Fresh out of a fiasco of a marriage, Katie Clark has retreated to her hometown to start over. The new Katie is sophisticated, cavalier, and hell-bent on kicking butt at her job in her brother’s security firm. But on her first assignment—digging up the truth about the stalker threatening a world-famous singer-songwriter—Katie must endure the silent treatment from a stern but sexy partner who doesn’t want her help . . . or her company.

Sean Owens knows that if he opens his mouth around Katie, she’ll instantly remember him as the geeky kid who sat behind her in high school. Silence is golden, but he can’t keep quiet forever, not with Katie stampeding through their investigation. It’s time for Sean to step up and take control of the case, and his decade-old crush. If he can break through Katie’s newfound independence, they just might find they make a perfect team—on the road, on the job, and in bed.

My review

This is the third in Ruthie Knox’s Camelot series, and although you don’t have to have read the first two to thoroughly enjoy this title, I did feel at the beginning of the book that I was missing something. As the reader, you’re dropped into Katie and Sean’s lives unceremoniously, as though you should already know them, and at the start that was disconcerting. However, it didn’t take long to fall for the characters and to thoroughly enjoy their story.

As a lead character, you don’t get much of a sense of Katie’ life – but that’s how it should be, given that she’s suffered a horrible relationship and come back home to lick her wounds. She’s starting afresh, with her newly-engaged brother as support system, and boss. She’s desperate to move up the ranks of her brother Caleb’s security company, and thanks to a chance meeting with rock-star Judah, she just might get the chance.She faces a pretty daunting obstacle in the form of ex-classmate Sean, paired with her to get the details on a blackmail attempt, and determined not to talk to Katie at any point during the job.

Oh Sean… I loved him. Treated appallingly by his mother, but with no scars that anyone can see – they can hear them instead in the form of his stutter, which he’d worked hard to disguise. He’s managed it successfully – except when Katie’s around. He’s had a crush on her since high school, and is well aware that he can’t even say her name. So he doesn’t say anything.

I loved the interactions between these two, even before Sean was able to speak in front of her and used grunts and inclinations of the head to communicate. And Katie was just the person to help him get over all his issues, without him using her the way her ex-husband did. The story with Judah the rock star was predictable but none the less well written, and his turmoil was believable without being over the top.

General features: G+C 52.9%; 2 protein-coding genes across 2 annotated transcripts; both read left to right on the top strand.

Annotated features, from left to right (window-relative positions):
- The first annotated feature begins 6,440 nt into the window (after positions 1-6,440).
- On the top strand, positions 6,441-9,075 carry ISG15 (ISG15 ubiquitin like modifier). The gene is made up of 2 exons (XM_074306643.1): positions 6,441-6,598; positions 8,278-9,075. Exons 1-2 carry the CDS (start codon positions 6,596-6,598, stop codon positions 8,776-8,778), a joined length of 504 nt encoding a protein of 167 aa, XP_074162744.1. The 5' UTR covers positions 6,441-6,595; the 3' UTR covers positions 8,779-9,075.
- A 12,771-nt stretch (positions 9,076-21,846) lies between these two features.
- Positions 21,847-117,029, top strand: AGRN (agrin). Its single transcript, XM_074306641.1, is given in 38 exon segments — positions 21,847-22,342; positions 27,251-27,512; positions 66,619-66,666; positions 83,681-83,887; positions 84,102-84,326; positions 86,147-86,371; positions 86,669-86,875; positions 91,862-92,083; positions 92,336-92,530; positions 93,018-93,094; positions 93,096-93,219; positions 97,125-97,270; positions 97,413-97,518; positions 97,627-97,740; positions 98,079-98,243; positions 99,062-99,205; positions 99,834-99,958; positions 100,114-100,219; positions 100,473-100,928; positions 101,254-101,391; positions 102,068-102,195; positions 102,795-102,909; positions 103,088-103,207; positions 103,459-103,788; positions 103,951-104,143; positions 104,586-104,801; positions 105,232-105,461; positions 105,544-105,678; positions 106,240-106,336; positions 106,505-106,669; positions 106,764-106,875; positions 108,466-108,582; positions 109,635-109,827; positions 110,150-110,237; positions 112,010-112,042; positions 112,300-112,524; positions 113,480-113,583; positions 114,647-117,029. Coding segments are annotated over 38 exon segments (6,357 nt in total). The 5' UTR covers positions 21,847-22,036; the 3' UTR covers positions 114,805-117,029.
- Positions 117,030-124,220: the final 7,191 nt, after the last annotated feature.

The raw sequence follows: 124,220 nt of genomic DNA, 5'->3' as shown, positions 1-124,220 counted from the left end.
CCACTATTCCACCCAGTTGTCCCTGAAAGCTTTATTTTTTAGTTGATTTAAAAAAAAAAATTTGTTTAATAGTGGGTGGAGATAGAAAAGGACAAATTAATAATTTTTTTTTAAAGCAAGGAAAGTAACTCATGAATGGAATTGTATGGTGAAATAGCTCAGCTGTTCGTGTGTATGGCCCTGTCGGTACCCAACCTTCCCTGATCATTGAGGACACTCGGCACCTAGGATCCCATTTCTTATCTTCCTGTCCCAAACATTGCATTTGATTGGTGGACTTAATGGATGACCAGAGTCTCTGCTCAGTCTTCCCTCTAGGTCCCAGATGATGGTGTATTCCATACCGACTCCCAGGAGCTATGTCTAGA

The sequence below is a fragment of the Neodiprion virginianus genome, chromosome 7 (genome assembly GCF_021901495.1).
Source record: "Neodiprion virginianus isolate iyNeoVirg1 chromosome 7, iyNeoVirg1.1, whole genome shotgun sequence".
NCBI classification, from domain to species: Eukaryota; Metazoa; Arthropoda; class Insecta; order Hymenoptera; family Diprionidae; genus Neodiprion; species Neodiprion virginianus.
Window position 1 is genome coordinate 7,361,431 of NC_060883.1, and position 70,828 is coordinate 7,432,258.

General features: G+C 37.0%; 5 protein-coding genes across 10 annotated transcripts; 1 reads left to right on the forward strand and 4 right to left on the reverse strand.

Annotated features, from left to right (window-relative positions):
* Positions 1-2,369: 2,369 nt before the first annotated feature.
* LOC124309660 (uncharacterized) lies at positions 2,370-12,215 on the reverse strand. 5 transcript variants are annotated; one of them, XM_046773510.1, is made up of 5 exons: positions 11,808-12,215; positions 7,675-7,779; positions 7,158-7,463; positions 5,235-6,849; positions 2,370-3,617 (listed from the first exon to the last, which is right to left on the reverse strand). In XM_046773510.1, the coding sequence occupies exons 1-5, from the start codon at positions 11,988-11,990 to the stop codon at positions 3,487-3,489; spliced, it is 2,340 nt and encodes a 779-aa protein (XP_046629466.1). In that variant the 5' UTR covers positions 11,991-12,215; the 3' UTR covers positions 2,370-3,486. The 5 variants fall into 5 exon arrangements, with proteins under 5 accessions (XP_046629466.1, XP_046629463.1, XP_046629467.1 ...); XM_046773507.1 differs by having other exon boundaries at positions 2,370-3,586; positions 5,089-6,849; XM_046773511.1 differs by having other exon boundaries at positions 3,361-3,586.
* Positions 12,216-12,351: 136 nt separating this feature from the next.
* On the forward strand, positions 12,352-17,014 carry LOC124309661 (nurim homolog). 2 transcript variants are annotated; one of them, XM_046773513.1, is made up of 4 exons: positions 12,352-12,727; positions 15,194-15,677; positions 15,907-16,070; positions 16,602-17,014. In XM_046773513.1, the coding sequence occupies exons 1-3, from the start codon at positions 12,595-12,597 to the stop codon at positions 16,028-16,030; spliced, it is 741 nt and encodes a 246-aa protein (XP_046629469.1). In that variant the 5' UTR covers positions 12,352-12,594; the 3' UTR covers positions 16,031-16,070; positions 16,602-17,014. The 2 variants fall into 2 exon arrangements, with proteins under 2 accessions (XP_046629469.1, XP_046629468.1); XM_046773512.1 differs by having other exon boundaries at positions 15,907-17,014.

I’m definitely going to seek out more of Ruthie Knox’s books – I started reading her novel serialisation Truly on Wattpad but didn’t get a chance to finish it before it was taken down prior to publication. I shall be seeking out the first two books in the Camelot series as soon as my enforced book-buying ban is over! Roll on Easter Sunday…

The Crown – Nancy Bilyeau

Date read: 19th March 2014
Publisher: Orion Books
Release Date: January 10th, 2012
Length: 490 pages
Format: Paperback
Source: Library

The Crown - Nancy Bilyeau

Goodreads description

In this debut historical thriller, an aristocratic young nun must find a legendary crown in order to save her father’s life and preserve all she holds dear from Cromwell’s ruthless terror.

When novice nun Joanna Stafford learns her rebel cousin is condemned by King Henry VIII to be burned at the stake, she makes the decision to break the sacred rule of enclosure and run away from her Dominican Order in Dartford to stand at her cousin’s side.

Arrested for interfering with king’s justice, Joanna, along with her father, Sir Richard Stafford, is sent to the Tower of London. Joanna’s father is brutally tortured by Stephen Gardiner, the Bishop of Winchester who leads the Catholic faction bent on saving England’s monasteries from destruction. In order to save her father, Joanna must submit to Gardiner’s will and become a pawn in the struggle between religious extremes. Gardiner forces Joanna to return to Dartford Priory with a mission: find the long hidden crown worn by Saxon King Athelstan in AD 937 during the historic battle that first united Britain. Gardiner believes the crown itself to possess a mystical power that will halt the Reformation.

Uncovering only dark betrayals and murder at Dartford, Joanna flees with Brother Edmund, a troubled young friar, and with time running out, their hunt for the crown leads them through royal castles, to Stonehenge, and finally to the tomb of the mysterious King Athelstan under Malmesbury Abbey. There Joanna learns the true secret of the crown, a secret tracing all the way back to Golgotha and the Relics of the Passion. Now, as Cromwell’s army of destruction advances, Joanna must finally determine who to trust and how far she is willing to go to protect a way of life that she passionately loves.

My review